“Gold medals aren’t really made of gold. They’re made of sweat, determination and a hard-to-find alloy called guts.” Dan Gable
We sweat when we train, a lot. With the possible exception of Crossfit, I have never seen so many people in a single room generate so much perspiration. We all have partners who leave puddles on the mat that are large enough to support goldfish. Did you know that during a 90-minute training session you could sweat out up to 10 pounds? Sweat dripping in your face is such a common occurrence, it even made Seymour Yang’s Grossest Things In BJJ pictogram as the nastiest thing about BJJ. It’s everywhere and we all thinks it’s disgusting, but what do you know about sweat? Is all sweat the same? Can exposure to your partner’s sweat make you ill? What makes you sweat more or less? These questions and many more will be answered as we delve into the mysteries of perspiration.
Physiology of Sweating
Your sympathetic nervous system controls your body’s production of sweat. The sympathetic nervous system is also responsible for your fight or flight response to certain types of stress. There are 2 to 3 million sweat glands in your body. The majority of them are eccrine glands, followed by apocrine and finally sebaceous. The sweat from each of these glands has different properties, composition and even taste. For what it’s worth, regardless of where sweat originates, it’s a sterile fluid when excreted.
Eccrine glands are the most common sweat gland on your body and can be found on your palms, soles of the feet and forehead. Eccrine glands are controlled by your hypothalamus. The hypothalamus activates eccrine glands in response to emotional stimulus and to increases in body temperature. The sweat created is odorless, colorless and comprised mostly of sodium, chloride and potassium. This sweat is important for regulating body temperature through evaporation. Emotional stressors that activate these glands include: stress, anger, nervous energy and anxiety. Eccrine glands are also the only sweat glands that are active from birth: apocrine glands are activated at puberty.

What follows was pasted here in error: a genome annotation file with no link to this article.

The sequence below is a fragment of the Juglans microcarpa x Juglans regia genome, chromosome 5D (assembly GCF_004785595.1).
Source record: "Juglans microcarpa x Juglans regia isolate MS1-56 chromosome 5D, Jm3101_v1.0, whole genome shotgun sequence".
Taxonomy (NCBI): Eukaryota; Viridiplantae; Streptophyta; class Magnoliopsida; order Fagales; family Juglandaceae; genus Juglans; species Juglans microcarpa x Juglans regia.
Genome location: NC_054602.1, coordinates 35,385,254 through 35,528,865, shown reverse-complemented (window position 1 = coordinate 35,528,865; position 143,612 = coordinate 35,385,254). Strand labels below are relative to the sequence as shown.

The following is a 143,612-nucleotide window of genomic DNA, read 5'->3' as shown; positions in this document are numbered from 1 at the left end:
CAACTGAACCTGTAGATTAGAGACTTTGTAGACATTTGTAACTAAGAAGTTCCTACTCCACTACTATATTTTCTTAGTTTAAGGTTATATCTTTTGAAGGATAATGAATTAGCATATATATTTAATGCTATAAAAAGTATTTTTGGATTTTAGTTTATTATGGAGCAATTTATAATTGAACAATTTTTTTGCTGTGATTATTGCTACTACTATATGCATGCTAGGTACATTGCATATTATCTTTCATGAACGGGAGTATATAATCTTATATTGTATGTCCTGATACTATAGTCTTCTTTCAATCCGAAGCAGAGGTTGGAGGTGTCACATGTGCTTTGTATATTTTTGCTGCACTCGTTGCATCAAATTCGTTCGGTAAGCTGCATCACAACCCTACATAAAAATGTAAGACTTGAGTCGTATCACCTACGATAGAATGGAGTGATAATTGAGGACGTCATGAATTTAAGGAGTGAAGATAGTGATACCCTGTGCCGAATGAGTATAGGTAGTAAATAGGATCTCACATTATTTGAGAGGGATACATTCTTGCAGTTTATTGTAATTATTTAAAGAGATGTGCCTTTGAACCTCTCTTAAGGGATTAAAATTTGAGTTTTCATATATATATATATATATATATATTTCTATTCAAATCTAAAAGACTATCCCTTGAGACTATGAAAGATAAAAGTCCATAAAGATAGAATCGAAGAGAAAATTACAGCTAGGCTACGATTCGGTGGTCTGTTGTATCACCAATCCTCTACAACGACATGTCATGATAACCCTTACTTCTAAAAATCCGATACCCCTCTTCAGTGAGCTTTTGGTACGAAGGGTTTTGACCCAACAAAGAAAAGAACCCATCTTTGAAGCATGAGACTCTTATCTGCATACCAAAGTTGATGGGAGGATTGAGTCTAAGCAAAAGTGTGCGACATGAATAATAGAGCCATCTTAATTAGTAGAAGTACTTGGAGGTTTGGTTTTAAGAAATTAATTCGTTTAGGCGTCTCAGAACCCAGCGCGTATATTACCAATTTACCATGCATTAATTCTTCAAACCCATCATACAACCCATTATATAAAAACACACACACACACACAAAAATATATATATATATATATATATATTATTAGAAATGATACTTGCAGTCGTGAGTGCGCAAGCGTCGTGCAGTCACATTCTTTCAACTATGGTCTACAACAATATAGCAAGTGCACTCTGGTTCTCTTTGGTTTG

When you think stinky, nasty sweat you’re thinking of what comes out of the apocrine glands. Apocrine glands are controlled by the adrenal medulla. They’re also responsible for the galvanic response in your skin, which is used by lie detectors. These glands typically end in a hair follicle, not a pore, and are found in the arm-pits and nether regions. Apocrine sweat contains proteins and carbohydrates that give it a yellowish milky color, which is why it stains. Bacteria that lives on your skin consumes those nutrients and, in turn, creates byproducts which cause the odor associated with it.
Why Do We Sweat?
There are two main reasons why we sweat. You’re likely familiar with the first, which is thermoregulation. Thermoregulation is how we are able to maintain a steady body temperature of 98.6˚ despite living in an environment that is not that temperature. This process is also how we’re able to keep from overheating from the heat that our body generates. Your body is always producing heat and as a result, you are always sweating. For example, if you’re experiencing a period of low sweat production in cooler temperatures or when resting, your body takes back much of what is excreted. Water, sodium, potassium and chloride are all reabsorbed and very little sweat actually gets to your skin. As your activity level and/or the temperature of your environment increases, your body’s production of sweat will outpace its ability to reabsorb the water and electrolytes from the sweat, which is why sweat is often salty. This is also the reason why replenishing your electrolytes after training can be very important.
Heat of evaporation is the amount of heat that is absorbed by your sweat when it evaporates and cools you off. In a perfect world and with 100% efficiency, a liter of sweat can remove 540 kcal of heat. For perspective, that is enough heat in order to heat 2 pounds of ice into steam. The major factor in determining evaporation efficiency is the humidity of the air around us. When the humidity is less you’re able to evaporate more efficiently and stay cool easier. Ever hear someone from the Southwest say, “It’s a dry heat and that’s not as bad”? Now you know why. The amount of sweat that you produce varies significantly between individuals and is affected by your environment. People living in a hot climate can produce as much as 3x the sweat as someone living in a more temperate climate.
Sweat’s second role is less obvious, but still of importance. It has also been linked to axillary steroids, aka human pheromones. While humans are primarily visual creatures, these pheromones appear to play a real, albeit subtle, role in sociosexual behaviors. There are 3 main pheromones: androstenol (female), androstenone (male) and androstadienone (both genders). These pheromones have all been linked to attraction in both men and women.